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Where abortion is banned, someone's phone activity could be used as criminal evidence


Can using your phone to search from an abortion provider be used against you in a criminal case? According to some privacy experts, that is now a real possibility. NPR's Bobby Allyn looked into how our digital lives could be transformed in a post-Roe world.

BOBBY ALLYN, BYLINE: The Supreme Court overturning Roe v. Wade has privacy experts on edge. While we don't yet know how exactly state prosecutors might enforce abortion bans, it is theoretically possible that some states could start investigating women suspected of having sought abortions. If that happens, the phone activity of women could be the first target, says Elisa Wells. She's the co-founder of the abortion rights group Plan C.

ELISA WELLS: Have you gone to a website and looked up how to get abortion pills online? Have you made an order online? Those sorts of things are records that can be gathered in the course of somebody building a case against you.

ALLYN: And this is not purely hypothetical. There's at least one example from 2018 where a Mississippi woman's Google history searching for abortion pills was part of the evidence prosecutors used against her in a second-degree murder case after having a stillbirth. The case was eventually dropped. The National Advocates for Pregnant Women represented the woman in the case. Dana Sussman with the group says she expects these kinds of cases to now become more common.

DANA SUSSMAN: We only have a couple of cases we can point to right now that provide sort of a guide for what may be to come. But I do think that the digital footprint is going to be everything.

ALLYN: Digital records are routinely part of criminal prosecutions in other types of cases. And when authorities ask for it, big tech companies usually hand over the data they collect about users. But before that, police could try to get a suspect to willingly hand over their phone. Sussman says she will be telling women not to do this.

SUSSMAN: The harder it is to get the information, the more work they have to do, the less likely it is that they will move ahead with prosecutions.

ALLYN: One big question, though, is how tech companies will respond if law enforcement make requests aimed at women seeking abortions. Google, Facebook parent Meta, Apple, Twitter and Amazon did not respond to requests for comment about this.

SHIRIN MORI: It's deeply concerning that they haven't yet decided how they want to stand with their users.

ALLYN: That's Shirin Mori, who works on digital security at the Electronic Frontier Foundation. She says one major thing tech companies can do to protect women right now is to offer an option in which people can, say, search, buy things and use social media without it being tied back to them.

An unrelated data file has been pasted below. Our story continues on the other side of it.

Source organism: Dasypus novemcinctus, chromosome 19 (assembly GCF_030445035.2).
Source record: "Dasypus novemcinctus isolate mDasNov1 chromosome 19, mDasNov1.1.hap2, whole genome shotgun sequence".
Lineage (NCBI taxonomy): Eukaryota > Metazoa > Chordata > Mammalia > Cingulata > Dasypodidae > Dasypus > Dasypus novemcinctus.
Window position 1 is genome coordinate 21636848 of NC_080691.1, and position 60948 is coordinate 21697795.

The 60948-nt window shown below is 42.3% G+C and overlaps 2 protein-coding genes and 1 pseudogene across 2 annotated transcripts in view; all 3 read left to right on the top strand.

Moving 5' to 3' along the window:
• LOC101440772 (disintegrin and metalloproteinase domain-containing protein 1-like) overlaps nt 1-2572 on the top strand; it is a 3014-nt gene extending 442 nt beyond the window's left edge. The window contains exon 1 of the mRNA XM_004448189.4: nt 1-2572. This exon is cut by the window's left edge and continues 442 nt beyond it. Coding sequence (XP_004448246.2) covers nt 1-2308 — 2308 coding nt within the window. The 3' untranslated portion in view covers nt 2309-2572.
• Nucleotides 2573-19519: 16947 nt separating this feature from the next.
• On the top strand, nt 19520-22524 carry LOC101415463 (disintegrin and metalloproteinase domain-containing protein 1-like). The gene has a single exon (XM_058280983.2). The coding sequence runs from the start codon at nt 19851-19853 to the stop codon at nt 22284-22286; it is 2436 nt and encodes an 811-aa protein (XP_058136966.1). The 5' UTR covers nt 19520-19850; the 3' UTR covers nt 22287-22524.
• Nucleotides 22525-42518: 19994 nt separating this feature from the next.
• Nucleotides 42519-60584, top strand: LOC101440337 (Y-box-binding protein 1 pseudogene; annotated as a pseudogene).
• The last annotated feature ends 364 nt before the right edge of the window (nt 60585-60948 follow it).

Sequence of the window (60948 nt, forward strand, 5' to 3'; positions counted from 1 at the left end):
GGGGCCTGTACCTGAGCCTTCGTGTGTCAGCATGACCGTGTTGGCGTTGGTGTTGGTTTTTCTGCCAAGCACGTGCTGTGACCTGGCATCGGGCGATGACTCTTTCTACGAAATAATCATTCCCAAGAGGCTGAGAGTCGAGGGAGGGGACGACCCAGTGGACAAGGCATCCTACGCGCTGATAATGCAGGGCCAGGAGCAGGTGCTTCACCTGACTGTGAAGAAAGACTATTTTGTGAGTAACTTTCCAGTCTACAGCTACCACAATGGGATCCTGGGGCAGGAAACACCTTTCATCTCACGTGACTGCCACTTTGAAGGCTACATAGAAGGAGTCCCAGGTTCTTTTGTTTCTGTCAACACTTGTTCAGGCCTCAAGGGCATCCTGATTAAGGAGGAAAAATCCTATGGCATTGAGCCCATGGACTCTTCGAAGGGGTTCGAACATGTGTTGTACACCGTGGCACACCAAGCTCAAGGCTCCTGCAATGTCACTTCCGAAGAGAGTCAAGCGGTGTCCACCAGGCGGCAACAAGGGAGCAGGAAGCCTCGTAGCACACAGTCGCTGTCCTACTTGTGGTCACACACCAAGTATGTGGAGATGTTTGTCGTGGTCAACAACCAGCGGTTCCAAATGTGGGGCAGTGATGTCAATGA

MORI: So it's really important that they make it possible for people to access their services without being signed in, for example, or without being tracked.

ALLYN: Privacy experts are not only worried about how the Googles and Facebooks of the world will respond to requests from authorities but also companies known as data brokers that buy and sell people's data for advertisers. This often includes location data. Also causing some concern are apps that help women track their periods. Some of those apps are now redesigning their services to ensure their data is anonymous. Farah Diaz-Tello is a lawyer with the reproductive rights group If/When/How. She says of course authorities can't monitor what people are doing on their phones at all times. It's only when someone is under investigation.

FARAH DIAZ-TELLO: Once that happens, then their digital footprint - you know, what's on their phone, what's on their computer, these sorts of things - then becomes a part of the criminal investigation.

ALLYN: Still, she says, women living in states where abortion is illegal or highly restricted need to be asking themselves some questions.

DIAZ-TELLO: What data are we creating? Who owns those data? How do we control them or not?

ALLYN: And experts say there are ways to better control your data - using encrypted messaging services like Signal, privacy-focused web browsers, turning off location sharing on apps so your travels don't leave behind digital breadcrumbs. And then there's another option privacy experts suggest. If you're going someplace you want to keep private, turn off your phone, or keep it at home. Bobby Allyn, NPR News.


NPR transcripts are created on a rush deadline by an NPR contractor. This text may not be in its final form and may be updated or revised in the future. Accuracy and availability may vary. The authoritative record of NPR’s programming is the audio record.

Bobby Allyn is a business reporter at NPR based in San Francisco. He covers technology and how Silicon Valley's largest companies are transforming how we live and reshaping society.